Written by Dr. Randy Woodson, Chancellor of North Carolina State University.
This Saturday, November 19 at Carter-Finley Stadium, the Wolfpack not only play host to the Miami Hurricanes, but we will also be celebrating our 4th annual Ag Day, a time to recognize the many contributions that agriculture and our farmers make to our state. Agriculture built North Carolina, and people around the world depend on what’s raised and grown right here at home.
NC State University and the faculty and staff of the College of Agriculture and Life Sciences work hard with partners across North Carolina to ensure our state’s agriculture remains strong. Because of these combined efforts, remarkable things are happening.
Take the Plant Sciences Initiative (PSI): This $160 million initiative, designed to make North Carolina and NC State the world’s go-to place for plant sciences research and outreach, has moved from dream to reality in less than two years. It was envisioned by farmers, championed by state leaders, voted on by the state’s people and funded not just with voter support but also with the support of more than 44 agricultural organizations, including program support funds from the North Carolina Farm Bureau.
It took extraordinary passion and support to make the PSI happen, and I am seeing the same level of passion coming together to help North Carolina agriculture tackle one of the biggest challenges it’s ever faced.
Hurricane Matthew caused catastrophic damage in Eastern North Carolina, with floodwaters washing away many farmers’ hopes of a rebound from last year’s tough weather-related losses. But these farmers are passionate about what they do, and determined to get agriculture growing again. Extension agents and specialists share that same passion and have worked tirelessly to help farmers, families and communities affected by the storm secure the expertise and assistance they need to recover.
Working together is also essential to tackling another challenge faced by North Carolina’s agricultural community. That challenge is student access to education, and it has long-term implications for agriculture. As agriculture works to address the grand challenges of feeding and clothing a growing world population, it needs well-educated, motivated leaders. But competition for students applying to NC State is stronger than ever before.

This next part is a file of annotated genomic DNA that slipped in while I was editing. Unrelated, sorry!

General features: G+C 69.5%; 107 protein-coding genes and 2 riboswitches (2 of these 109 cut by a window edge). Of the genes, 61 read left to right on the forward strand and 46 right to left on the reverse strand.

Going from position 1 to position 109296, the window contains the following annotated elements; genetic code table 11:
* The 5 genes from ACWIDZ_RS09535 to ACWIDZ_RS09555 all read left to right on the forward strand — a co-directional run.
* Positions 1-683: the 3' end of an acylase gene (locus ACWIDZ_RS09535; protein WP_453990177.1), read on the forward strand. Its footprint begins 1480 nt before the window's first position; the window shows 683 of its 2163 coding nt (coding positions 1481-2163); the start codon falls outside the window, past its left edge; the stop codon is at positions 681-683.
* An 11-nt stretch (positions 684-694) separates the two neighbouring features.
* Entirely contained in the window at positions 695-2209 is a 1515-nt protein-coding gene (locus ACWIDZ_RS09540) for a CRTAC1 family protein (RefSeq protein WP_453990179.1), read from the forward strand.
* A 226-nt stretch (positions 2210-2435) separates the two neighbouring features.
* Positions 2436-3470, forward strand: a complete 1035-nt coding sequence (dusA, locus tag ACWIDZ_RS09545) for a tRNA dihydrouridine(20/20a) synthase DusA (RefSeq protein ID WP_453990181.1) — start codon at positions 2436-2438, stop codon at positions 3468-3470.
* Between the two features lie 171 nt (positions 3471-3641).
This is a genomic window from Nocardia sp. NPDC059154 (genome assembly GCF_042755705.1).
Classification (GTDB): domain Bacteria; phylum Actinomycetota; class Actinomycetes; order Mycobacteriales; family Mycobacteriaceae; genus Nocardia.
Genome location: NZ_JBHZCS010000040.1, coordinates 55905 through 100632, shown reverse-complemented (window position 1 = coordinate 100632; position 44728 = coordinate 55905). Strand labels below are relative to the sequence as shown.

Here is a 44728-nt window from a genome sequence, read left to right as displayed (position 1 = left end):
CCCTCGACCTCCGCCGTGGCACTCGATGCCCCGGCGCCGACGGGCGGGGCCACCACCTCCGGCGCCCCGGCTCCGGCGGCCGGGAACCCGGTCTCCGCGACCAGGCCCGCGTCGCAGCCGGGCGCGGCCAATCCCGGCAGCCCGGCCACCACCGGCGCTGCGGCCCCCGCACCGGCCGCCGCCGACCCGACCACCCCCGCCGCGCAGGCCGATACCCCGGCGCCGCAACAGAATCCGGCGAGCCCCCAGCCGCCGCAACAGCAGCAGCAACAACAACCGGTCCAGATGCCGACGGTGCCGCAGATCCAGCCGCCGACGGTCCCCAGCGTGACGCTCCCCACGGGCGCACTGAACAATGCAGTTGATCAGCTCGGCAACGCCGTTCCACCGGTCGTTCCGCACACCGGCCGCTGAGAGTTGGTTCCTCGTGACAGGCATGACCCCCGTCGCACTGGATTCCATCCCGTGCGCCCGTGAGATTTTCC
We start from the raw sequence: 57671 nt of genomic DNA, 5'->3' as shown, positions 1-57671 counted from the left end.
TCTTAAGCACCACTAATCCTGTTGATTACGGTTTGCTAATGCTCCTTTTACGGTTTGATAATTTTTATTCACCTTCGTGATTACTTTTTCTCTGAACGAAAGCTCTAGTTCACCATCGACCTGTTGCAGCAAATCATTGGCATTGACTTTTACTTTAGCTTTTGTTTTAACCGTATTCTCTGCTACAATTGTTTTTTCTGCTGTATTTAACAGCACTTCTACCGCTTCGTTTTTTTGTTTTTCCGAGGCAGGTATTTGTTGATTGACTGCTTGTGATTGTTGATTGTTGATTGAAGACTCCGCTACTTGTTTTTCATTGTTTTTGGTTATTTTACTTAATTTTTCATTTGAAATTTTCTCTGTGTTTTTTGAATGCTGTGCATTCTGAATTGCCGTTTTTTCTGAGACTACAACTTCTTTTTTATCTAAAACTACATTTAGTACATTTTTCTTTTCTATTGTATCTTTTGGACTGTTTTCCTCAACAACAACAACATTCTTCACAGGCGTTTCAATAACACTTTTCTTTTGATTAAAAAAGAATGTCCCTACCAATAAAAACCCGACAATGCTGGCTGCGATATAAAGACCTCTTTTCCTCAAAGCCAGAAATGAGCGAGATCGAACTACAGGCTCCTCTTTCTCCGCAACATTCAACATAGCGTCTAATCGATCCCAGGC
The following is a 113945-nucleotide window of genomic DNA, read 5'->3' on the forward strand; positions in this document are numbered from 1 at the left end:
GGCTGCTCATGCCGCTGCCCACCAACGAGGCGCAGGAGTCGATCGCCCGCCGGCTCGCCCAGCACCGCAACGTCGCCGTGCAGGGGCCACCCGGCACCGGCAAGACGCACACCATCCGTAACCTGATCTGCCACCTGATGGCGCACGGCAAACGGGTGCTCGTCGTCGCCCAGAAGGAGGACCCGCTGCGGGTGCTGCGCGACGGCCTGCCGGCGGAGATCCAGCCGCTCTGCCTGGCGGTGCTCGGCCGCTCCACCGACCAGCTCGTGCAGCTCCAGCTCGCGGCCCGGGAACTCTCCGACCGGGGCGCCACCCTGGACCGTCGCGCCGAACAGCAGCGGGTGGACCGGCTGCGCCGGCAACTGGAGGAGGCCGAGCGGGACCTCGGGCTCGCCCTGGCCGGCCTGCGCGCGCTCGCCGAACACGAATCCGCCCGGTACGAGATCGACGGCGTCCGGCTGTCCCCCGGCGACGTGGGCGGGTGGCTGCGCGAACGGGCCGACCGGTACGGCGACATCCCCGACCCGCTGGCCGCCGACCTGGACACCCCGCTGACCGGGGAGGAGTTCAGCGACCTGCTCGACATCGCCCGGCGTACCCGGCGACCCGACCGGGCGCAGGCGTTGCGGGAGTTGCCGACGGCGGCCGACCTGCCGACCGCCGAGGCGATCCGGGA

To help tomorrow’s agricultural leaders find their paths to NC State, CALS has three notable programs: ASPIRE is an ACT prep course that helps rural North Carolina high school sophomores and juniors become more competitive when they apply to NC State, and STEAM gives students interested in agriculture the option of coming to CALS through a combined summer session at NC State and a year of classes at a North Carolina community college or other institution.
The third program is a new online effort called “Nominate a Student”. For this program to be successful, we need your help. If you know of promising students in your community, tell us about them. We will work to make sure they know about opportunities in agriculture and life sciences and to provide guidance on the NC State application process.
These are just a few of the ways that NC State is working with our partners to ensure North Carolina agriculture continues to grow. It’s vital to our state and the world, and because of that, it’s vital to NC State. So the Wolfpack nation is proud to celebrate Ag Day not just this Saturday but each and every day.
Thank you for your ongoing support of CALS and NC State, and I hope to see you Ag Day. Go Pack.